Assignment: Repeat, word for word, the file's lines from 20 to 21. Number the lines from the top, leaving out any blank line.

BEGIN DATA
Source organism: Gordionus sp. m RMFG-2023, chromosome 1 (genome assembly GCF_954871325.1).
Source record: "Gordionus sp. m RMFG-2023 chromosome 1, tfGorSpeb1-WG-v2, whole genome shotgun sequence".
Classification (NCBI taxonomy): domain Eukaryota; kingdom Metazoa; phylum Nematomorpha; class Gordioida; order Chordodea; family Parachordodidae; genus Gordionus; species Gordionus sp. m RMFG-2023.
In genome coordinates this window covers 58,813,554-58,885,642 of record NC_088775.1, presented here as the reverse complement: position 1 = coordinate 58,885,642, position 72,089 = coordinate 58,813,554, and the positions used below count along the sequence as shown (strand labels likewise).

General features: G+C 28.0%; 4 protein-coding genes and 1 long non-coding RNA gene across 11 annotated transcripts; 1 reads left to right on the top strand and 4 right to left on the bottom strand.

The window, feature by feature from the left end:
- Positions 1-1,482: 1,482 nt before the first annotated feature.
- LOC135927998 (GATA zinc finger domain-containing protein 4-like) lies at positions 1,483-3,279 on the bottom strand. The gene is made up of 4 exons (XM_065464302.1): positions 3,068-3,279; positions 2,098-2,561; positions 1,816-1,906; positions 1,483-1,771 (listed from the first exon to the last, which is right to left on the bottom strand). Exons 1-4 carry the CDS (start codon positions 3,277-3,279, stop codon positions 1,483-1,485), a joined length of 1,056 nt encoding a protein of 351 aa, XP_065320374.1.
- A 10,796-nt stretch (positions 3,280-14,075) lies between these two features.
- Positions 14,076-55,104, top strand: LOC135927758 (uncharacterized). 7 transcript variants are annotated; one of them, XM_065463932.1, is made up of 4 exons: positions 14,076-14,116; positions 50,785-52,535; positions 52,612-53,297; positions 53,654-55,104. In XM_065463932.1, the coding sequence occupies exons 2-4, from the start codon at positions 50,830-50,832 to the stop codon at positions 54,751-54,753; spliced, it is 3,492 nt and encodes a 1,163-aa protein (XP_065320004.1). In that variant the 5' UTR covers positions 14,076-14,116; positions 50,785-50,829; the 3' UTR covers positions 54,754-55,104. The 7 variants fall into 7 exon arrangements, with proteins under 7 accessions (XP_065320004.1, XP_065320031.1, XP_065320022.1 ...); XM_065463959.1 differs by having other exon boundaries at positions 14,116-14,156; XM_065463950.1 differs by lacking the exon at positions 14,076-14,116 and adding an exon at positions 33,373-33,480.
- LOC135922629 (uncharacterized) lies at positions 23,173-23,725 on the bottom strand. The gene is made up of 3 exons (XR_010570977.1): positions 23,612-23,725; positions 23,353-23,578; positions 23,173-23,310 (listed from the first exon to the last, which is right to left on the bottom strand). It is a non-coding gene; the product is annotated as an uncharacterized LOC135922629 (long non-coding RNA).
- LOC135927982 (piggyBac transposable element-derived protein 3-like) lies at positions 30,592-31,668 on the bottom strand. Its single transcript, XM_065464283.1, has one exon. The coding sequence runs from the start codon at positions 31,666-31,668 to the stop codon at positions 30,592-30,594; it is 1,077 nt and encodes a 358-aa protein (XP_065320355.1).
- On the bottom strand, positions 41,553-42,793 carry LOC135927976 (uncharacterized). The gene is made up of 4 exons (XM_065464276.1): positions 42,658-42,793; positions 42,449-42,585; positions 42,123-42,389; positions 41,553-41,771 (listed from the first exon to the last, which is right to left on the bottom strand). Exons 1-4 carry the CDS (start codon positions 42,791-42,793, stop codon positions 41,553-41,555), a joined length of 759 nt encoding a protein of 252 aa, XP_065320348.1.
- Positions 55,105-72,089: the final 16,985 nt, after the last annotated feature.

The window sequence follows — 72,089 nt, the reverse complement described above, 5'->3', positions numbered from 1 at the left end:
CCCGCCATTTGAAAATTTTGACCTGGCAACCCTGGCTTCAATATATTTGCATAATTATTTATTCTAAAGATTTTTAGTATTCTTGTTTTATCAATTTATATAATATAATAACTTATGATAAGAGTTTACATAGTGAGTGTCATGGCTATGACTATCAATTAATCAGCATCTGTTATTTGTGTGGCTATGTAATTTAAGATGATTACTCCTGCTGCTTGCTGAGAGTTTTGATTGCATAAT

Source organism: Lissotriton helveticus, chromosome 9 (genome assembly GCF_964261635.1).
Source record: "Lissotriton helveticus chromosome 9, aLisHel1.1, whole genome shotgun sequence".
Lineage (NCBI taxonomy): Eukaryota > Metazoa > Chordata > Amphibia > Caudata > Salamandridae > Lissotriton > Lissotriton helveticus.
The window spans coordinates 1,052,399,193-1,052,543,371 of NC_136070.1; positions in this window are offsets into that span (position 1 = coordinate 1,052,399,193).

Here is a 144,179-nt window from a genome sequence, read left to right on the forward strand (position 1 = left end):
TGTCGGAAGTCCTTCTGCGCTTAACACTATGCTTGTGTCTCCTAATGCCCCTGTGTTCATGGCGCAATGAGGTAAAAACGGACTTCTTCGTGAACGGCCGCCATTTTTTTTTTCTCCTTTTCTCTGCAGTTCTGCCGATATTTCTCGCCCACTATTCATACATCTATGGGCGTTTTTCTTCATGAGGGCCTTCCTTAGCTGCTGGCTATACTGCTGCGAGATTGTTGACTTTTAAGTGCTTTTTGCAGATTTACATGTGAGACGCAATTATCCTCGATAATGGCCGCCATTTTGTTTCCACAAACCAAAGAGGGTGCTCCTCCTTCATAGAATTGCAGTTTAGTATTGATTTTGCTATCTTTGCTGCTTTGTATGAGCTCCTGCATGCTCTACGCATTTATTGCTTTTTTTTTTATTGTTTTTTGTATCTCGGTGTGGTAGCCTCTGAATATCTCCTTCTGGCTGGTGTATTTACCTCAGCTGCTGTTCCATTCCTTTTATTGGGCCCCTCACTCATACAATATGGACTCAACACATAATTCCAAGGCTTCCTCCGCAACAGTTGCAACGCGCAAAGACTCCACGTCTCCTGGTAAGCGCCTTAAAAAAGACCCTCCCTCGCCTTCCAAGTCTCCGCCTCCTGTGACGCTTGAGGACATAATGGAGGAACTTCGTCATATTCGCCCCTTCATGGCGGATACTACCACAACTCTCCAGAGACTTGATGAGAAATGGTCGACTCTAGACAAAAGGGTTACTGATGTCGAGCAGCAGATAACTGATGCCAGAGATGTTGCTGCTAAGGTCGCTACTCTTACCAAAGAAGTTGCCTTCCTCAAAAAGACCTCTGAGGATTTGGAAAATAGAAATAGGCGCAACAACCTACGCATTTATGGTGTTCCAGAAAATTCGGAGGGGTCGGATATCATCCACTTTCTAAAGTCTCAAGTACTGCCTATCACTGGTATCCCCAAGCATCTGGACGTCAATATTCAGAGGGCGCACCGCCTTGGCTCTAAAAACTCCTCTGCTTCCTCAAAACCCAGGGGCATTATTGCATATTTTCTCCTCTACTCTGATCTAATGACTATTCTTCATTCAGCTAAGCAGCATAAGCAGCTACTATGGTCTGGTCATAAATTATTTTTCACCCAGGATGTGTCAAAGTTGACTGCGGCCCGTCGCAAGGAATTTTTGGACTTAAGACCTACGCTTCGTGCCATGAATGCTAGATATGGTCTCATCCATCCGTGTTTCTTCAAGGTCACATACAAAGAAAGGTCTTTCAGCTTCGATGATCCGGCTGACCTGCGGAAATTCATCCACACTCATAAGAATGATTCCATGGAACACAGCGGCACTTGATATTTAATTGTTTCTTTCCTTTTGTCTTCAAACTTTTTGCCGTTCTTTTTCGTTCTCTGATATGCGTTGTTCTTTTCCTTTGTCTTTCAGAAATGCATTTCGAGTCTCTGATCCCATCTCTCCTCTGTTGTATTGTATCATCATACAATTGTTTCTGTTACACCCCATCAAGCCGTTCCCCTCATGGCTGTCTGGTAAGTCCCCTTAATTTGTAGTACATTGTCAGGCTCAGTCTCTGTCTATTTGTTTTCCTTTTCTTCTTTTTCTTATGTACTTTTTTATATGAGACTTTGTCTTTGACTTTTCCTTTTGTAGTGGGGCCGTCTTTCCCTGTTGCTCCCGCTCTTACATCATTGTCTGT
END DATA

The window spans coordinates 1,052,399,193-1,052,543,371 of NC_136070.1; positions in this window are offsets into that span (position 1 = coordinate 1,052,399,193).

Here is a 144,179-nt window from a genome sequence, read left to right on the forward strand (position 1 = left end):